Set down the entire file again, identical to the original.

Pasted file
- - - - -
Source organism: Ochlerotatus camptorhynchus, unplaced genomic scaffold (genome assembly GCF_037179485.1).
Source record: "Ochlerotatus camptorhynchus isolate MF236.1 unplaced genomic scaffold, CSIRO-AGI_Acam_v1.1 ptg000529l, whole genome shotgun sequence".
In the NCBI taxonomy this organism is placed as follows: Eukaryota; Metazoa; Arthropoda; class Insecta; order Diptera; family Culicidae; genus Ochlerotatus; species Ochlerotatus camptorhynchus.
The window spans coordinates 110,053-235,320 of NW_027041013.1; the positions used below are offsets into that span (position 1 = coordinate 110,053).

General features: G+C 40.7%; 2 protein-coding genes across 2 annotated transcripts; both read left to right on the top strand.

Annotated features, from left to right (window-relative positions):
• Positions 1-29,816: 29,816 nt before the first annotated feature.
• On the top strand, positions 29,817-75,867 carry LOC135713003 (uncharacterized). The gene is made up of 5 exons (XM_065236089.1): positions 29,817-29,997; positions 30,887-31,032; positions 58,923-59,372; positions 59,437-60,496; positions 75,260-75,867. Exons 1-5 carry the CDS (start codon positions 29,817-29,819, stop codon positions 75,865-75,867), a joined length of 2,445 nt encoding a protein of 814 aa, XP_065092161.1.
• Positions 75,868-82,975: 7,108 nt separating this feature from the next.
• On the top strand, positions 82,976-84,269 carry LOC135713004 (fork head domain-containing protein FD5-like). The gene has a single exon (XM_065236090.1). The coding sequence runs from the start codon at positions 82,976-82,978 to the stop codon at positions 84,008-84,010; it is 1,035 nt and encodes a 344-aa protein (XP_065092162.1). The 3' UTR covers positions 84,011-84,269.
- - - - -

Source organism: Ochlerotatus camptorhynchus, unplaced genomic scaffold (genome assembly GCF_037179485.1).
Source record: "Ochlerotatus camptorhynchus isolate MF236.1 unplaced genomic scaffold, CSIRO-AGI_Acam_v1.1 ptg000529l, whole genome shotgun sequence".
In the NCBI taxonomy this organism is placed as follows: Eukaryota; Metazoa; Arthropoda; class Insecta; order Diptera; family Culicidae; genus Ochlerotatus; species Ochlerotatus camptorhynchus.
The window spans coordinates 110,053-235,320 of NW_027041013.1; the positions used below are offsets into that span (position 1 = coordinate 110,053).

General features: G+C 40.7%; 2 protein-coding genes across 2 annotated transcripts; both read left to right on the top strand.

Annotated features, from left to right (window-relative positions):
• Positions 1-29,816: 29,816 nt before the first annotated feature.
• On the top strand, positions 29,817-75,867 carry LOC135713003 (uncharacterized). The gene is made up of 5 exons (XM_065236089.1): positions 29,817-29,997; positions 30,887-31,032; positions 58,923-59,372; positions 59,437-60,496; positions 75,260-75,867. Exons 1-5 carry the CDS (start codon positions 29,817-29,819, stop codon positions 75,865-75,867), a joined length of 2,445 nt encoding a protein of 814 aa, XP_065092161.1.
• Positions 75,868-82,975: 7,108 nt separating this feature from the next.
• On the top strand, positions 82,976-84,269 carry LOC135713004 (fork head domain-containing protein FD5-like). The gene has a single exon (XM_065236090.1). The coding sequence runs from the start codon at positions 82,976-82,978 to the stop codon at positions 84,008-84,010; it is 1,035 nt and encodes a 344-aa protein (XP_065092162.1). The 3' UTR covers positions 84,011-84,269.